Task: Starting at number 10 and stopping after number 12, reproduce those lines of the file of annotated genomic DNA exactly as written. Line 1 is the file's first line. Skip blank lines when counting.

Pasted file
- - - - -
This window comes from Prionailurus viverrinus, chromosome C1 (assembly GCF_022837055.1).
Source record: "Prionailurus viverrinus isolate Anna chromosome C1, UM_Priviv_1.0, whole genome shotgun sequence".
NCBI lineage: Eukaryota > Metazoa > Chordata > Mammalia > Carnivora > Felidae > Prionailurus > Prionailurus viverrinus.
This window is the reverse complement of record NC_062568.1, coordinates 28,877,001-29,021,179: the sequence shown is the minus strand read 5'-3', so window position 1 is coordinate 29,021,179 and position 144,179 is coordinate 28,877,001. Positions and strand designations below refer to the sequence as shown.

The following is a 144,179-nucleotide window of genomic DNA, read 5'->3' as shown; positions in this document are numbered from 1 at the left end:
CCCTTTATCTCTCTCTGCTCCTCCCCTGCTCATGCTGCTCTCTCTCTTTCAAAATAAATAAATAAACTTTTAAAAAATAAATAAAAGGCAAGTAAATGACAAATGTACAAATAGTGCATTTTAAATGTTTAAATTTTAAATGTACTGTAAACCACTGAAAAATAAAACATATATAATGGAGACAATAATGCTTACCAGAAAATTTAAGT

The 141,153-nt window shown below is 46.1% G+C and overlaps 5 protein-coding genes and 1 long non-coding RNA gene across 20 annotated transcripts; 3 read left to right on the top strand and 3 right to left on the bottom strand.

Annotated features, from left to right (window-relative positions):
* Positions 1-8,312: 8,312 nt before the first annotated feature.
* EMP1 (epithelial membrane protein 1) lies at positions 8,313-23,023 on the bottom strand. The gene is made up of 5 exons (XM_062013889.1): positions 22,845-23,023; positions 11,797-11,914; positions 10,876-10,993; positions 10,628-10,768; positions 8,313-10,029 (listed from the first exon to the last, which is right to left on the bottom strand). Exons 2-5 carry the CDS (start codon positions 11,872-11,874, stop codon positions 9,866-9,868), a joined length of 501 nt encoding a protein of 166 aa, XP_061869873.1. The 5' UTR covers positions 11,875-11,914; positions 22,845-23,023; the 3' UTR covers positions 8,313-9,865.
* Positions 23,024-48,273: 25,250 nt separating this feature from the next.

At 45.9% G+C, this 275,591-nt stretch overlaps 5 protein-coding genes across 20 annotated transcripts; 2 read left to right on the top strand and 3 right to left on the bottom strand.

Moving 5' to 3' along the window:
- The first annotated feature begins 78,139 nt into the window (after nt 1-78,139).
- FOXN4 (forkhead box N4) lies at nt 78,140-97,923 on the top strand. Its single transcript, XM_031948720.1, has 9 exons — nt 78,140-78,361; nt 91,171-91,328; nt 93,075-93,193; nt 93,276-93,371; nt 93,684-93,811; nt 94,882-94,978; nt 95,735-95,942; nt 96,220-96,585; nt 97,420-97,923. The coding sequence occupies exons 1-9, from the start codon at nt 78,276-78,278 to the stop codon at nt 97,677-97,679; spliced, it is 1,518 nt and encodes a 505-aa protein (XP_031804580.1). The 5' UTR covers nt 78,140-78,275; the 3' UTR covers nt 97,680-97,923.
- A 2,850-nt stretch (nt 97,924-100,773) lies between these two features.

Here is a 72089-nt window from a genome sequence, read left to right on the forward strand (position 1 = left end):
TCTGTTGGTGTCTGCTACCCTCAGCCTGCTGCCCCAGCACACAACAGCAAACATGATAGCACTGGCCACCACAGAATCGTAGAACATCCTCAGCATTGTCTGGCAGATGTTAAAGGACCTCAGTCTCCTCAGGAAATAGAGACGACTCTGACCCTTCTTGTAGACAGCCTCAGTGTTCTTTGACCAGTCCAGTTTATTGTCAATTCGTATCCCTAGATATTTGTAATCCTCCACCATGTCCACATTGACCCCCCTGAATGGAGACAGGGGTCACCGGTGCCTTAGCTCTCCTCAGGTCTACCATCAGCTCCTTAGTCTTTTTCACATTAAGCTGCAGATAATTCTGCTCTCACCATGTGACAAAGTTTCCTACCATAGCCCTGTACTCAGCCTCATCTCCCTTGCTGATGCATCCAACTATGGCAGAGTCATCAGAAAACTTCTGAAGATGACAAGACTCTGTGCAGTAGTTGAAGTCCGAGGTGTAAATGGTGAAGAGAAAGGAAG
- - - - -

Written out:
* EMP1 (epithelial membrane protein 1) lies at positions 8,313-23,023 on the bottom strand. The gene is made up of 5 exons (XM_062013889.1): positions 22,845-23,023; positions 11,797-11,914; positions 10,876-10,993; positions 10,628-10,768; positions 8,313-10,029 (listed from the first exon to the last, which is right to left on the bottom strand). Exons 2-5 carry the CDS (start codon positions 11,872-11,874, stop codon positions 9,866-9,868), a joined length of 501 nt encoding a protein of 166 aa, XP_061869873.1. The 5' UTR covers positions 11,875-11,914; positions 22,845-23,023; the 3' UTR covers positions 8,313-9,865.
* Positions 23,024-48,273: 25,250 nt separating this feature from the next.

At 45.9% G+C, this 275,591-nt stretch overlaps 5 protein-coding genes across 20 annotated transcripts; 2 read left to right on the top strand and 3 right to left on the bottom strand.